The dizzying reality of this process is now beginning to sink in, as this week I had the task of notifying colleagues of my intentions. This was difficult because I consider them friends and not just work colleagues. I also feel a sense of loyalty to them that my actions are about to betray.
I elected to speak to them individually rather than as a group because I had slightly different things that I wanted to say to each of them. I was perhaps a little surprised to find that the reactions I received ranged from disappointment and sadness to bewilderment and shock.
The range of reactions is driven by the fact that I work within a family business and have done so for around twenty years. Consequently, I’m sure people expected me to be there until the end; a lifer as they say. The truth is I expected to be that person myself and on the face of it I look happy in my work. However, I have long denied a sense that something was not quite right and as I said in my earlier posts, acknowledging this has been the key to making a change.
Having let people know, it’s a strange feeling to think that I am part of the companies past and present but I am no longer part of the future. That shift in tense represents a huge step into my new reality.
Its been a tough week. Self doubt has enveloped me on several occasions, leaving me convinced that I cannot be successful in my career change ambitions. I have found myself thinking – “I wish I was 25 again”, “how can I have the audacity to think that I can compete with people younger than me?”.
As these thoughts rattle, destructively through my brain, I am immediately convinced of the need to abort my plans. That voice in my head is so pursuasive, so utterly convincing that I cannot mount the counter argument. I am subservient to the superiority of its thesis.
Then I pause, walk away from myself, because I know my feelings will change.
Thankfully, it doesn’t take too long. And the catalyst? This weekends Wimbledon singles finals. A 37 year old in Venus Williams and a 35 year old Roger Federer. In the context of professional sport they are well into their twilight, yet there they are at the peak of their sport. What could be greater inspiration than that?
Does all change require conflict? After a lot of introspection, I realised that I couldn’t satisfy my ambitions or realise my potential if I continued to follow my current career path. However, I didn’t know this at first. The initial desire for change was driven by a personal conflict with a family member. How could I be sure that if I changed career I wasn’t just running, taking the easy way out of an awkward situation.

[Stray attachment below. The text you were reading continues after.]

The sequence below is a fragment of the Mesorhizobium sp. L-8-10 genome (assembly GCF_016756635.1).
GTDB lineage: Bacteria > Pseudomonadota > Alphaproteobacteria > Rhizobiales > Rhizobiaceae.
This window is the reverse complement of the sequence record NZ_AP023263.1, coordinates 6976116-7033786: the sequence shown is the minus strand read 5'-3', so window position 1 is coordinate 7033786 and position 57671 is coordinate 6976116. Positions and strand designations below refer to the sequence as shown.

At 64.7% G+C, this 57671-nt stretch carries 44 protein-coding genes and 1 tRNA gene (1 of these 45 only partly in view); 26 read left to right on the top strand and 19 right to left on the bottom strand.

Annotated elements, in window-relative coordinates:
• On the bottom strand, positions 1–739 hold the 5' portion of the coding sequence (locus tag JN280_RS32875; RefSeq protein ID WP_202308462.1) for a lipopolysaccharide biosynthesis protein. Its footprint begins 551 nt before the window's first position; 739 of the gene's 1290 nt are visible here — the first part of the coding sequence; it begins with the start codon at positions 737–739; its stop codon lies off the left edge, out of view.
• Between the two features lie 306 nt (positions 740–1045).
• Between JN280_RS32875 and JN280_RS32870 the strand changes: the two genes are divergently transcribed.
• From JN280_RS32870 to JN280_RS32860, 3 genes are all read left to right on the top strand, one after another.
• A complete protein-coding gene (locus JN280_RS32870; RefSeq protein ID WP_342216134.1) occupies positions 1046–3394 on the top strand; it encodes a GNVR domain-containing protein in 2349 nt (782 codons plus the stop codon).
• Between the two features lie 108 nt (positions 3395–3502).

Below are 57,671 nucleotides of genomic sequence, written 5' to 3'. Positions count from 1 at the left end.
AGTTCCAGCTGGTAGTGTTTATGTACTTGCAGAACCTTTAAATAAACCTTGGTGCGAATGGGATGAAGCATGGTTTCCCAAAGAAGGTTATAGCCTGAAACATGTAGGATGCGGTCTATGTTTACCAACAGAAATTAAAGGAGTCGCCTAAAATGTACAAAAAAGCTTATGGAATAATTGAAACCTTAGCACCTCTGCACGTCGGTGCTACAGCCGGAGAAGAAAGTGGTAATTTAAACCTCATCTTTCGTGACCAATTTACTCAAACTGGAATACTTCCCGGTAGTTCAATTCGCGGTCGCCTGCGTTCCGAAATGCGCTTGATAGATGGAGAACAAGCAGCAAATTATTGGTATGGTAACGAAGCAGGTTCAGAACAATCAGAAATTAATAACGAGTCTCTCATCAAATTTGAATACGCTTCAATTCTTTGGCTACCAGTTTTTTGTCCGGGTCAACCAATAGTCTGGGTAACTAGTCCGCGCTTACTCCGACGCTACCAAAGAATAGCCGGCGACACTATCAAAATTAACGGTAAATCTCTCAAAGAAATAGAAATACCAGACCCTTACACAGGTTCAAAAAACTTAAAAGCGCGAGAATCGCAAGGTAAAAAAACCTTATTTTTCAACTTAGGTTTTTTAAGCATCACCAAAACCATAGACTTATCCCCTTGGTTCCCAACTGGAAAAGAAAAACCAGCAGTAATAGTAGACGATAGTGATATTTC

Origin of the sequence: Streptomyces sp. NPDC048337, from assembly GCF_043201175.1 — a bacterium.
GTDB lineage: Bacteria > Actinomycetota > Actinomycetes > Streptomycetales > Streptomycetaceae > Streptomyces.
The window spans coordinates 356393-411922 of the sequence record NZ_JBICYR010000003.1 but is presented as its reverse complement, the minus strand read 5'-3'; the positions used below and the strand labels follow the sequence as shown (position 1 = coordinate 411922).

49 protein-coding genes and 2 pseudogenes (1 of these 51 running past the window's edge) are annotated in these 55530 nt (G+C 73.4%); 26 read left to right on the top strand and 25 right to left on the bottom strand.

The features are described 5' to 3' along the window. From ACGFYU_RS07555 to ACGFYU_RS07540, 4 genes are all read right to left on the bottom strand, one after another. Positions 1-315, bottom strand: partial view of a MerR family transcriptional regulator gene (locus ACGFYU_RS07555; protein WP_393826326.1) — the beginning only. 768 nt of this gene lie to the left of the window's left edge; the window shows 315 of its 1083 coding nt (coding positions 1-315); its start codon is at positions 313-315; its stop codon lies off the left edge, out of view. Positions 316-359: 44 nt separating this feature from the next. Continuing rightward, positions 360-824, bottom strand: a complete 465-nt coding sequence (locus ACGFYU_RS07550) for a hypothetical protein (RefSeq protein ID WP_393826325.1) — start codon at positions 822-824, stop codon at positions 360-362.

It seems clear to me that change is very often driven by conflict. The most obvious example of this is in war zones where once normal citizens flood across borders as refugees, desperate to better their lives and protect their children. As horrifically bleak as their plight is, the choice for them has becomes quite clear – initiate a change or risk death . In their minds, the risk of embarking on what promises to be an horrendous journey is significantly less than the risk of staying put. I may appear to be stating the obvious but with career change this calculation is not so clear cut. I recognised this and resolved to take time to think.
If your suffering at the hands of an unsupportive boss or colleague then the temptation is to run; to sprint towards something new, anything will do just to get away. The reason to change in these circumstances is completely valid but a complete change in career may not be necessary. Could you transfer to another department? Could you move to a competitor? Is there somebody you could raise your issues with?
All of these options and more should be explored before a massive career change is made. You need to be as sure as you can be that what you are changing to is going to make you happier than you are now. You should ultimately feel that you are running to something not running from something.
Conflict may be the catalyst but something like a change in career should come from inside you like a thirst that has to be quenched. For me I feel a deep seated desire to try something that I buried away because I believed it was beyond me. The carnage of conflict had uncovered something that I had denied was there. The pull to move towards that path is now stronger than the push to run away. The only question now is have a got the courage to actually make the change?